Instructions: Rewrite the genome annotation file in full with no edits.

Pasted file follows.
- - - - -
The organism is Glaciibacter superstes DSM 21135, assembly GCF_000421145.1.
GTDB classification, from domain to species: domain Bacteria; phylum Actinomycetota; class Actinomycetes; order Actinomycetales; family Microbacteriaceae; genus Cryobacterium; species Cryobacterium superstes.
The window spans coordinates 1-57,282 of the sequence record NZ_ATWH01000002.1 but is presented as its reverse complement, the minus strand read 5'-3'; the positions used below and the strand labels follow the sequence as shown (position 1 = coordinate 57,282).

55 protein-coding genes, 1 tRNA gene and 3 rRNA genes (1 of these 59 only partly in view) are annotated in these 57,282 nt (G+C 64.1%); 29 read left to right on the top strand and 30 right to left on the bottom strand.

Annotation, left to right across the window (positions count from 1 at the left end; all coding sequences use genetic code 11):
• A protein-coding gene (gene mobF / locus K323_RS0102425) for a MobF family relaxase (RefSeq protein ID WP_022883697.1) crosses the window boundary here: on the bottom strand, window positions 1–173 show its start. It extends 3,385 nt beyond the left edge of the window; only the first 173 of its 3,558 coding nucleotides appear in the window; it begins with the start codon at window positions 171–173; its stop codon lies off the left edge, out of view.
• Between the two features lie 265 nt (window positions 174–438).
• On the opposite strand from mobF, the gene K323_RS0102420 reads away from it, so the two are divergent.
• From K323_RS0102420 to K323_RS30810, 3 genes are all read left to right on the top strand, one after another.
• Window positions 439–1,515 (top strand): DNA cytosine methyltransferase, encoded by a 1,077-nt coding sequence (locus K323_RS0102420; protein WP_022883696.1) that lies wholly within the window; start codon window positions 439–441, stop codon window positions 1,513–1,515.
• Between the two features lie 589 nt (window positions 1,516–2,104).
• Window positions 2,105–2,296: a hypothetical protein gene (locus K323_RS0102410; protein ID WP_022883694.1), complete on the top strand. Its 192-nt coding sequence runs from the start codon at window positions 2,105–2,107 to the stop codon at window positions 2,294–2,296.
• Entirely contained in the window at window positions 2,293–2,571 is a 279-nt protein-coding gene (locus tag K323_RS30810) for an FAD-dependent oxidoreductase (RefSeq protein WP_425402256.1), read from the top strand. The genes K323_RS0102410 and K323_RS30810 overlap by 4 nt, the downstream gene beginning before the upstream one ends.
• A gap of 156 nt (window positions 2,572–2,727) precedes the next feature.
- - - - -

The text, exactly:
The organism is Glaciibacter superstes DSM 21135, assembly GCF_000421145.1.
GTDB classification, from domain to species: domain Bacteria; phylum Actinomycetota; class Actinomycetes; order Actinomycetales; family Microbacteriaceae; genus Cryobacterium; species Cryobacterium superstes.
The window spans coordinates 1-57,282 of the sequence record NZ_ATWH01000002.1 but is presented as its reverse complement, the minus strand read 5'-3'; the positions used below and the strand labels follow the sequence as shown (position 1 = coordinate 57,282).

55 protein-coding genes, 1 tRNA gene and 3 rRNA genes (1 of these 59 only partly in view) are annotated in these 57,282 nt (G+C 64.1%); 29 read left to right on the top strand and 30 right to left on the bottom strand.

Annotation, left to right across the window (positions count from 1 at the left end; all coding sequences use genetic code 11):
• A protein-coding gene (gene mobF / locus K323_RS0102425) for a MobF family relaxase (RefSeq protein ID WP_022883697.1) crosses the window boundary here: on the bottom strand, window positions 1–173 show its start. It extends 3,385 nt beyond the left edge of the window; only the first 173 of its 3,558 coding nucleotides appear in the window; it begins with the start codon at window positions 171–173; its stop codon lies off the left edge, out of view.
• Between the two features lie 265 nt (window positions 174–438).
• On the opposite strand from mobF, the gene K323_RS0102420 reads away from it, so the two are divergent.
• From K323_RS0102420 to K323_RS30810, 3 genes are all read left to right on the top strand, one after another.
• Window positions 439–1,515 (top strand): DNA cytosine methyltransferase, encoded by a 1,077-nt coding sequence (locus K323_RS0102420; protein WP_022883696.1) that lies wholly within the window; start codon window positions 439–441, stop codon window positions 1,513–1,515.
• Between the two features lie 589 nt (window positions 1,516–2,104).
• Window positions 2,105–2,296: a hypothetical protein gene (locus K323_RS0102410; protein ID WP_022883694.1), complete on the top strand. Its 192-nt coding sequence runs from the start codon at window positions 2,105–2,107 to the stop codon at window positions 2,294–2,296.
• Entirely contained in the window at window positions 2,293–2,571 is a 279-nt protein-coding gene (locus tag K323_RS30810) for an FAD-dependent oxidoreductase (RefSeq protein WP_425402256.1), read from the top strand. The genes K323_RS0102410 and K323_RS30810 overlap by 4 nt, the downstream gene beginning before the upstream one ends.
• A gap of 156 nt (window positions 2,572–2,727) precedes the next feature.